Leadership and the Film Industry: How Each Style Can Help or Hurt You on Set
The film industry has an overall guise to everyone on the outside for the glamour, celebrities, and the art of storytelling. But how it all comes together is a whole story in it self. How teams are lead on set will be the difference of a smooth running set with a happy crew, and the crazy chaotic long days where everyone is miserable. Film leadership is very underrated. Let’s discuss the different styles of leadership and how it affects how film sets are run.
This leadership style focuses on recognizing and nurturing the strengths of each team member and working with them to improve their collective outcomes. This type of leader is best when they are directly managing a team.
Within each department there are most likely going to be new folks that are new to that department – they don’t know everything just yet, but they have the capacity to learn. These types of leaders have the patience to teach. Sometimes the heads of the department might not be the one that can be this type of leader, but maybe the 2nd in command. For example the Best Boy/Girl Grip or the Key 2nd AD.
This film leadership is great because it places people in the slots where they do well, or where they see the potential for them to do well.
If people are doing well in a certain job they tend to be happier. For example if a Set PA isn’t great at doing paperwork, I wouldn’t place them in that position especially if they dread doing. If their strength is working with people then I might have them help with Background actors instead. But if that Set PA was determined to learn the Paperwork PA position we would break down the strengths and weaknesses in that position, and develop what needs to improve so they can succeed.
If there is no time to train, and maybe the shoot you’re on is crazy and there is no time to give that feedback then this leadership style will go to waste. It will ultimately drive people crazy because WE GOTTA SHOOT!
This leader is definitely the Director and Producers in most cases. This film leadership sees the “big picture.” This will get very punny unfortunately. They will be the ones to remind you why you’re working on the film. What’s the message? How will this help, or impact the community?
They have the big goals – and as a producer you honestly have to have big goals for whatever it is you’re trying to make.
This really plays big when it’s the small independent passion project and they’re trying to raise money for the project, or get people to work for them for maybe less than the normal rates. You might hear the phrase “This will be Oscar nominated” or “this is help bring awareness to [insert cause here].”
If your Director and Producers aren’t at least a little bit visionary, that’s a problem, BUT if they are too much of a visionary they forget about all the nuts and bolts that makes a movie actually get made.
Leaders who have too much vision for the “Big picture” forget about the smaller details, and the day-to-day grind.
This type of leadership in film involves motivating their teams to create a positive change. This is a bit of a mix between coaching, and visionary leadership styles.
I’ve seen this implemented after the first season of a show that had it hard while making it. The show did well, but the crew took a beating. For season 2 they want to see some change, so they take the shows leadership, the showrunners, producers, UPM, and heads of departments and empower them to improve from last season.
A restructuring – and yes, some folks might be fired. They might find the “bad apples” and do away with them.
This wouldn’t do well if this style was implemented the first season of the show, the first season needs more structured leadership. It also doesnt do well if you have a team of folks that are newer with little experience.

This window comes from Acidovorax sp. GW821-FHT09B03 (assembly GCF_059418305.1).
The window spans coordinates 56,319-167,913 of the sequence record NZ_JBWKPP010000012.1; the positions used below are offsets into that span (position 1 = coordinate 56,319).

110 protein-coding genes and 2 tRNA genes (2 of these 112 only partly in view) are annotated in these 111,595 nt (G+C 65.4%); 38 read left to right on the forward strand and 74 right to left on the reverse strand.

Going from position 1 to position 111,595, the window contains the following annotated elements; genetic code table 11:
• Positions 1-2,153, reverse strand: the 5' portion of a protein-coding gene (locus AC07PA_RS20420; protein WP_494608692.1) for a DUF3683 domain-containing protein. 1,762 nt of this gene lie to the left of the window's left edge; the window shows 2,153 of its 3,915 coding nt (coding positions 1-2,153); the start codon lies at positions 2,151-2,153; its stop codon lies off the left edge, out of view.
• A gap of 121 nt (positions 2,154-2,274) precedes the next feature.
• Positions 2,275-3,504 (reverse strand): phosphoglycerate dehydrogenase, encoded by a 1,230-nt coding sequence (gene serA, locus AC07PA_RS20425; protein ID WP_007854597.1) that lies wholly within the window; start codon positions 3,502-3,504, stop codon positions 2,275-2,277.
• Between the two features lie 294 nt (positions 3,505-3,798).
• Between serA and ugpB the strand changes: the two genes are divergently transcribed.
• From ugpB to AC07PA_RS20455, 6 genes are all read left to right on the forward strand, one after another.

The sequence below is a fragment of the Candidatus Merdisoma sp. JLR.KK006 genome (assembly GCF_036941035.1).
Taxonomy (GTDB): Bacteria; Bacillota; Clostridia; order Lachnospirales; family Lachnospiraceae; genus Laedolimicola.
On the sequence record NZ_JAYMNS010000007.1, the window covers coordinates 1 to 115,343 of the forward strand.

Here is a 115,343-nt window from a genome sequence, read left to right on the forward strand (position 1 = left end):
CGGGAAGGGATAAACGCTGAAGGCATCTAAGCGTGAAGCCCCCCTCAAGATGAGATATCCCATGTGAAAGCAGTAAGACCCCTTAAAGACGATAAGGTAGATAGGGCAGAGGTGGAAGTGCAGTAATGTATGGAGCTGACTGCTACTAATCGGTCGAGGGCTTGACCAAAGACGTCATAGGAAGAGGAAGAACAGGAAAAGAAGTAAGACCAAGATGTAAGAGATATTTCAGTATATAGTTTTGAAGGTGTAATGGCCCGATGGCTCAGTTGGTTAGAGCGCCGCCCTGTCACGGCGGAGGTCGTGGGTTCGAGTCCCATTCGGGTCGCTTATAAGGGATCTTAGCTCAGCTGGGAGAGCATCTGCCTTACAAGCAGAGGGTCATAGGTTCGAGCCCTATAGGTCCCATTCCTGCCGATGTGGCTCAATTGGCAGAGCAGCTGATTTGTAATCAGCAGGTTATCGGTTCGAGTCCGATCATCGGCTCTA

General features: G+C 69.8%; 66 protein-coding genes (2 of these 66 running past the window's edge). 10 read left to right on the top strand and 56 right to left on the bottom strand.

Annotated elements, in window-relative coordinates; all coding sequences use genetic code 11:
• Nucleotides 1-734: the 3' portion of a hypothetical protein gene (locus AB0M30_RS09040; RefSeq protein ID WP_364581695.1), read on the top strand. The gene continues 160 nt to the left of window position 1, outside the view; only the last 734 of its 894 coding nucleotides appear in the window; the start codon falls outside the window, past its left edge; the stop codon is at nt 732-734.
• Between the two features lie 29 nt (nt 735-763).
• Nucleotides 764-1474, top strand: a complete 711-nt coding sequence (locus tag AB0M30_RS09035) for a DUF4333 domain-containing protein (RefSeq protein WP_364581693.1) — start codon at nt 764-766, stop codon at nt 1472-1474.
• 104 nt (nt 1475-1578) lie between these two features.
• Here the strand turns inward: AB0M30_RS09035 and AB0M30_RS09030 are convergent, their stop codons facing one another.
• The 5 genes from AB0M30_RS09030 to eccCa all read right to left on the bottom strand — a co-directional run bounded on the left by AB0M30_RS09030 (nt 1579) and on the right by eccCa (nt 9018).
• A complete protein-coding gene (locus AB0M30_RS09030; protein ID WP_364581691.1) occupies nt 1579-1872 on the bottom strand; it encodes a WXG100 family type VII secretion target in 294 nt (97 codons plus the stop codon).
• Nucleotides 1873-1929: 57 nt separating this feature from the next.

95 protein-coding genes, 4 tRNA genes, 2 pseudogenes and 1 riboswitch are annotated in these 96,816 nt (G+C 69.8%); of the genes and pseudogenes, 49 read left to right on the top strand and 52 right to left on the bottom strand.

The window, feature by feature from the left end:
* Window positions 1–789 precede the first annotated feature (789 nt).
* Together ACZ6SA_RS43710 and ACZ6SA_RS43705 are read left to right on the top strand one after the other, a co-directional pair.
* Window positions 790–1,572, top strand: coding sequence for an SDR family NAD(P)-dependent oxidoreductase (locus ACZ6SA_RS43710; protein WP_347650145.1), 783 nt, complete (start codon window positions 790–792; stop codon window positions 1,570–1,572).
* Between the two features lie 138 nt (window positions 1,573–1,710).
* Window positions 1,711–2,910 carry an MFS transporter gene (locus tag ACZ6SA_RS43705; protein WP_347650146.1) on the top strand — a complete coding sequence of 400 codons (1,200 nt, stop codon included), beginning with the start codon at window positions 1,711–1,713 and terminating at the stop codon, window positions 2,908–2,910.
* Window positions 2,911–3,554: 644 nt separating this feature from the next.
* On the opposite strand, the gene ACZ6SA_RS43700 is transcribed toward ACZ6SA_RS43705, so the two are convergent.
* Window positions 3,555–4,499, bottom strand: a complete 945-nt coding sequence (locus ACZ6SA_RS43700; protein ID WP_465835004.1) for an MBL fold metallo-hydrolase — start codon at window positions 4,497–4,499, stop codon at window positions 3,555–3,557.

The servant leadership centers on empowering their teams to succeed, but on a more individual bases. This type of leadership takes a bit more time. A LOT more time to listen to each person on your team to figure out what the weaknesses are and how to improve upon them.
This leadership works well when your team is very spread out, either remotely, or across the country or world. They don’t tend to work together. You may be thinking this wouldn’t apply to film, I would say you are right since I’ve seen myself crammed into a small set with loads of my fellow crew more than I care to remember.
But I believe this is seen more on the studio network level. A senior exec from NBC checking in with their folks who go visit the sets of their respective shows. They’re all going to have their own mission and that top Senior exec leading that team will definitely have a lot of one-on-one time with each person.
This leadership style doesn’t work well in a time crunch, which if I were to call film something else it would be: “time crunch.” If there’s pressure to make a quick decision this wouldn’t be the style to implement.
This is more than likely the leadership style everyone associates with working in the film industry. The “here is the plan, now do it” type of leadership. It’s also the leadership most people really dislike. These leaders do not take input from the people they are leading. They are leading from a place of trusting their own judgement and past experiences.
But the folks that are usually put in a position that requires a lot of technical skill, and experience can get away with using this style the most. The people they are leading know that they have the knowledge, years, and expertise to back it up. They won’t doubt they’re being lead in the right direction. This goes awry when a leader with not a ton of experience uses this style. They’ll get eaten alive on a film set.
It’s kinda like working with a very straight forward, no bullshit Director of Photography, Gaffer, or Key Grip. They know what’s needed, they can make quick decisions, and they just need their team to do what they need them to do with no discussion, or debate.
A lot of people don’t like this style of leadership because they won’t feel heard or seen when it comes to their work. Which will ultimately make them less motivated to do their best work. Also this style of leadership doesn’t do well when it comes to major change, or the need to be flexible.